Stephen M. Walt

Syria, Credibility, and ‘Armchair Isolationism’

Syria, Credibility, and ‘Armchair Isolationism’

Who is this imposter who has the gall to call himself "John Kerry?" The real John Kerry is an intelligent liberal, indeed something of a hero for having the courage to not only vigorously oppose the Vietnam War — the last U.S. war fought in the name of "credibility" — but to openly charge that the U.S. was committing "war crimes" there. Surely this can’t be the same fellow who is not only leading the charge for the U.S. to plunge into yet another unnecessary and unwise war, but whose rhetoric is increasingly bizarre.

Now he fears that if we don’t go to war in Syria, we will lose our "credibility?" Credibility to do what? Stupidly intervene in yet another civil war in a country of little importance to vital U.S. interests, in which we not only lack "vital interests" at stake, but in which, if we had, we wouldn’t know which side to support, and in which we have no idea whether our intervention will save innocent lives or put them still further into danger?

If that wasn’t bad enough, now "John Kerry" accuses opponents of an attack on Syria of advocating "armchair isolationism." What? First of all, to oppose the war in Syria does not make one "isolationist," or even "anti-war," as opposed to opposing this specific war. The opposite of "isolationism" usually is defined as "internationalism." By such reasoning, then, this must mean that "internationalists" favor going to war with everyone.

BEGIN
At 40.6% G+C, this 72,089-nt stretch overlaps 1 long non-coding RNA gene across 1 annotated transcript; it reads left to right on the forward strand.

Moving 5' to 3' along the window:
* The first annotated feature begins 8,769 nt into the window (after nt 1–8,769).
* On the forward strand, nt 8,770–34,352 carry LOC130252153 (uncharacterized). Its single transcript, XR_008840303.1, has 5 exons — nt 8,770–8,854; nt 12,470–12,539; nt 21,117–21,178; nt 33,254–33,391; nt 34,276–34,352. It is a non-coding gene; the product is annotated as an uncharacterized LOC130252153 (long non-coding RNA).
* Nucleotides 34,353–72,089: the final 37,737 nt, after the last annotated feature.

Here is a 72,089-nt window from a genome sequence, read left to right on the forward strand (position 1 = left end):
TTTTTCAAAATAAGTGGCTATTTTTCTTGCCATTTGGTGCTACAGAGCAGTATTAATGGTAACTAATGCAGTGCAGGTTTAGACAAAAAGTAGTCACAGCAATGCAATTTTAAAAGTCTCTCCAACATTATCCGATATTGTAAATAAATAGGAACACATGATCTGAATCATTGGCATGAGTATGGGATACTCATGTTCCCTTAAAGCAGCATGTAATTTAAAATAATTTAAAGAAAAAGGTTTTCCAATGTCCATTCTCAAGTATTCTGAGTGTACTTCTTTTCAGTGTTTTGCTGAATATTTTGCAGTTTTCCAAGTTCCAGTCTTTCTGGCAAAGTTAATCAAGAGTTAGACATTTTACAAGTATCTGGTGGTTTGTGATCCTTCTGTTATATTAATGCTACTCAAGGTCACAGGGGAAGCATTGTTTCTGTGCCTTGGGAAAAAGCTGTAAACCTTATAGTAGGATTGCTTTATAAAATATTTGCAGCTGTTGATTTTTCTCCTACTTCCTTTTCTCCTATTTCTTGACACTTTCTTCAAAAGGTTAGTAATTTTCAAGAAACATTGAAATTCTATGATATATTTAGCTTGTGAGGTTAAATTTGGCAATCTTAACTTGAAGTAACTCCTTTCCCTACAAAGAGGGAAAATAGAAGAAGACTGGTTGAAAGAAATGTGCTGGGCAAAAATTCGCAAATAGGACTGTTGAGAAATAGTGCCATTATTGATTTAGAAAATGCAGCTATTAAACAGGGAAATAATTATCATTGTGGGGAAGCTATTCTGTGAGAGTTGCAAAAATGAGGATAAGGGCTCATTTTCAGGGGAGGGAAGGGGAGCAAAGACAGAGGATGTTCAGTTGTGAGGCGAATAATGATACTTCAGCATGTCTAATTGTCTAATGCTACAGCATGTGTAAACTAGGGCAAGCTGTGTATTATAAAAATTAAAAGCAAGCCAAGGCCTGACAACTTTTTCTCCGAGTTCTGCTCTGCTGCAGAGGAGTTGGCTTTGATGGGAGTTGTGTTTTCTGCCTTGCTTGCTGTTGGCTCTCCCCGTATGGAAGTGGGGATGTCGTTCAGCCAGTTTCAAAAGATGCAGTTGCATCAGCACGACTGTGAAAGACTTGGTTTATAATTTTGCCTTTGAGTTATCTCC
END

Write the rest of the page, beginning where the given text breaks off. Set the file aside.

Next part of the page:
Moreover, the United States would greatly benefit from a healthy dose of isolationism to at least partly balance what ought to be called "mindless interventionism." After all, the problem with U.S. foreign policy since the end of World War II — and even more so since the end of the Cold War — has not exactly been a refusal to get into foreign wars.

Finally, the very concept of an "armchair isolationist" is incoherent. Apparently Kerry has confused the term with that of the common one, "armchair warrior." That is a coherent and, indeed, powerful concept. It refers, of course, to someone who wants other people to go to war while he sits safely at home. Now try making sense of "armchair isolationism."

Jerome Slater is a University Research Scholar and professor of political science (emeritus) at the State University of New York, Buffalo. He blogs at, where this article is cross-posted.